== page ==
The President’s recent comments on NFL players protesting racial injustice by kneeling during the national anthem – specifically that those “sons of bitches” ought to be fired – have been extremely well-publicized and controversial. Many Americans who agree with the President have decided to boycott the NFL as long as players are protesting in that manner, while numerous others support the protests.
Unfortunately, I think the media on all parts of the political spectrum have done a great job burying the lead for this story. Left-leaning media outlets, in my view, seem to be building up these comments as being indicative of Trump’s personal convictions, particularly that he seems to have more of a problem with uppity black athletes taking a knee than he did with white supremacists running people over with cars. And they have a point – Trump’s condemnation of the NFL protests was both stronger and swifter than his response to the violence in Charlottesville, which seemed a bit too tepid and measured given the circumstances.
Conservative-leaning media, on the other hand, has made a point of creating as much confusion as possible over these protests, signifying to me that they have a strong interest in putting these down and making sure these players’ message doesn’t successfully reach the people, or at least the people who regularly consume right-leaning media. This campaign of misinformation centers around the anthem and the flag as symbols of the US military. The logic is simple enough: the flag and the anthem represent the military, so disrespecting these symbols in any way must be a stark condemnation of the military, veterans, and the American way of life.
This may seem like a stretch to many of you, but symbols and images resonate strongly with many of the simple folk that watch Fox and Friends and the like. This line of thinking makes it really easy to convince people that NFL players mean to spit in the face of the people that died for our freedom, especially since no one who watches any mainstream media (and that includes Fox News) is going to get the chance to listen to more than a 5 second sound-byte of an NFL player explaining himself.
So, instead of creating a “national dialogue” about racial injustice and police brutality, which are both major problems facing this country, half the country believes NFL players are desecrating the flag and the troops and, since this is apparently so reprehensible, will refuse to acknowledge any truth behind what the other half of America is saying. Great job, media.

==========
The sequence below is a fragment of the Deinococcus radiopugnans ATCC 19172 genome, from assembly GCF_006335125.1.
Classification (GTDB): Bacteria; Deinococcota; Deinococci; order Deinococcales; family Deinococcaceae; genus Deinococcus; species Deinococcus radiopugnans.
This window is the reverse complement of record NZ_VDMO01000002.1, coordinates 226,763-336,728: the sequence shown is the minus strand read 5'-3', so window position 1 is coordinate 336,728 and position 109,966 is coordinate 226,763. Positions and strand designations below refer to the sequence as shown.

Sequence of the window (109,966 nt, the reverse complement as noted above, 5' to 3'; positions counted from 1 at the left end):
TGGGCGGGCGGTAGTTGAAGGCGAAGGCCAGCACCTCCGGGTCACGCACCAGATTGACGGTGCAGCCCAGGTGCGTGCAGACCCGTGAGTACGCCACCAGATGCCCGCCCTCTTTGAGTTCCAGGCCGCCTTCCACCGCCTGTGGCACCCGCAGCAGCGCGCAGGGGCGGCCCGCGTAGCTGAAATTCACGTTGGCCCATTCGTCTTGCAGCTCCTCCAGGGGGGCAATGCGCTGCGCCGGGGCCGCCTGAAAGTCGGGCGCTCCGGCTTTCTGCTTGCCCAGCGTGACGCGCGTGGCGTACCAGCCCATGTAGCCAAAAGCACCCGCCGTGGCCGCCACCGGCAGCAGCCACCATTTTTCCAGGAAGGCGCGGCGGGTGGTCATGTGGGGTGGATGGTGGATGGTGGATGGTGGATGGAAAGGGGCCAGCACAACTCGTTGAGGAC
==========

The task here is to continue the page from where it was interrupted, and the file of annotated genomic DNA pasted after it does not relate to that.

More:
Exhuming A Lead From Six Feet Under
The real motivation behind Trump’s comments is actually something that the President now wants you to forget about. His off-the-cuff condemnation came at a campaign rally for “Big” Luther Strange, former Alabama Attorney General and soon-to-be former interim senator for Alabama. He was the establishment Senate candidate for the seat vacated by US Attorney General Jefferson Beauregard Sessions III, backed by the President, Mitch McConnell, and McConnell’s Super PAC, the Senate Leadership Fund.
Securing this seat with an ally was a major goal for McConnell, who is fighting off anti-establishment primary challenges left and right. Unfortunately, McConnell is also the most hated man in Alabama for his perceived poor leadership in the Senate, particularly his inability to pass the ACA repeal-and-replace bill that’s been promised for so long. Judge Roy Moore rode the wave of anti-establishment fervor in Alabama to victory last night in the GOP primary (which is typically more competitive than the general election in a strong red state like Alabama).
Which brings me to my main point: the anti-NFL remarks were meant to drum up support for Luther Strange, the election of whom was critical to Trump and McConnell’s goals. Interestingly, Roy Moore aligns somewhat well with Trump’s politics in that they’re both anti-establishment and down with social conservatism (news flash, Trump, the womanizing New Yorker on his third wife, isn’t actually a social conservative but he pretends to be to get votes). So you might think that Trump would actually be pretty OK with Moore becoming the next senator from Alabama.